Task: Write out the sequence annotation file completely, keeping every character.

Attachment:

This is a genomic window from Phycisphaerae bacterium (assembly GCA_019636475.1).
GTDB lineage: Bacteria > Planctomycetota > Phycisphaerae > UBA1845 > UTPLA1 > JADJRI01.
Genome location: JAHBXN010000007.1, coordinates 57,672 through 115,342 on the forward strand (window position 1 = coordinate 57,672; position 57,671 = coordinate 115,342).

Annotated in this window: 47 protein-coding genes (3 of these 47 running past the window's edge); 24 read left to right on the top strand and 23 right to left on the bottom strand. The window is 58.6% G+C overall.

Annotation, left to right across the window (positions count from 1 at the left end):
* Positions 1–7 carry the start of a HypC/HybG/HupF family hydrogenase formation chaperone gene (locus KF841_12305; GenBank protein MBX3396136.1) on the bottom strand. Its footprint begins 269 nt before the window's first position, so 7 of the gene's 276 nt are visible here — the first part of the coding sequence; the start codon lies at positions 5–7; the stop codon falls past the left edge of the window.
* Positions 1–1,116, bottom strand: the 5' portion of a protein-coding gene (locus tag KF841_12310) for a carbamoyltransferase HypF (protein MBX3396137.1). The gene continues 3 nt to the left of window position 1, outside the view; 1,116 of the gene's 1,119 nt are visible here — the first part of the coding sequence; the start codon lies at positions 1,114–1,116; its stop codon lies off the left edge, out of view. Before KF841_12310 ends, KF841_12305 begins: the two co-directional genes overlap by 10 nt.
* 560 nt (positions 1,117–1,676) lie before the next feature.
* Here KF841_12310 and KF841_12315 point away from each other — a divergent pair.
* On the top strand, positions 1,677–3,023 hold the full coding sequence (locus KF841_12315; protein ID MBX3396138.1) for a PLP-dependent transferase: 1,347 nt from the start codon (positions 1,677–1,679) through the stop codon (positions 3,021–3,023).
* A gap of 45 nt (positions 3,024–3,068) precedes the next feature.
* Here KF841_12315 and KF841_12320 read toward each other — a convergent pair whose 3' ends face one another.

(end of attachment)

This is a genomic window from Phycisphaerae bacterium (assembly GCA_019636475.1).
GTDB lineage: Bacteria > Planctomycetota > Phycisphaerae > UBA1845 > UTPLA1 > JADJRI01.
Genome location: JAHBXN010000007.1, coordinates 57,672 through 115,342 on the forward strand (window position 1 = coordinate 57,672; position 57,671 = coordinate 115,342).

Annotated in this window: 47 protein-coding genes (3 of these 47 running past the window's edge); 24 read left to right on the top strand and 23 right to left on the bottom strand. The window is 58.6% G+C overall.

Annotation, left to right across the window (positions count from 1 at the left end):
* Positions 1–7 carry the start of a HypC/HybG/HupF family hydrogenase formation chaperone gene (locus KF841_12305; GenBank protein MBX3396136.1) on the bottom strand. Its footprint begins 269 nt before the window's first position, so 7 of the gene's 276 nt are visible here — the first part of the coding sequence; the start codon lies at positions 5–7; the stop codon falls past the left edge of the window.
* Positions 1–1,116, bottom strand: the 5' portion of a protein-coding gene (locus tag KF841_12310) for a carbamoyltransferase HypF (protein MBX3396137.1). The gene continues 3 nt to the left of window position 1, outside the view; 1,116 of the gene's 1,119 nt are visible here — the first part of the coding sequence; the start codon lies at positions 1,114–1,116; its stop codon lies off the left edge, out of view. Before KF841_12310 ends, KF841_12305 begins: the two co-directional genes overlap by 10 nt.
* 560 nt (positions 1,117–1,676) lie before the next feature.
* Here KF841_12310 and KF841_12315 point away from each other — a divergent pair.
* On the top strand, positions 1,677–3,023 hold the full coding sequence (locus KF841_12315; protein ID MBX3396138.1) for a PLP-dependent transferase: 1,347 nt from the start codon (positions 1,677–1,679) through the stop codon (positions 3,021–3,023).
* A gap of 45 nt (positions 3,024–3,068) precedes the next feature.
* Here KF841_12315 and KF841_12320 read toward each other — a convergent pair whose 3' ends face one another.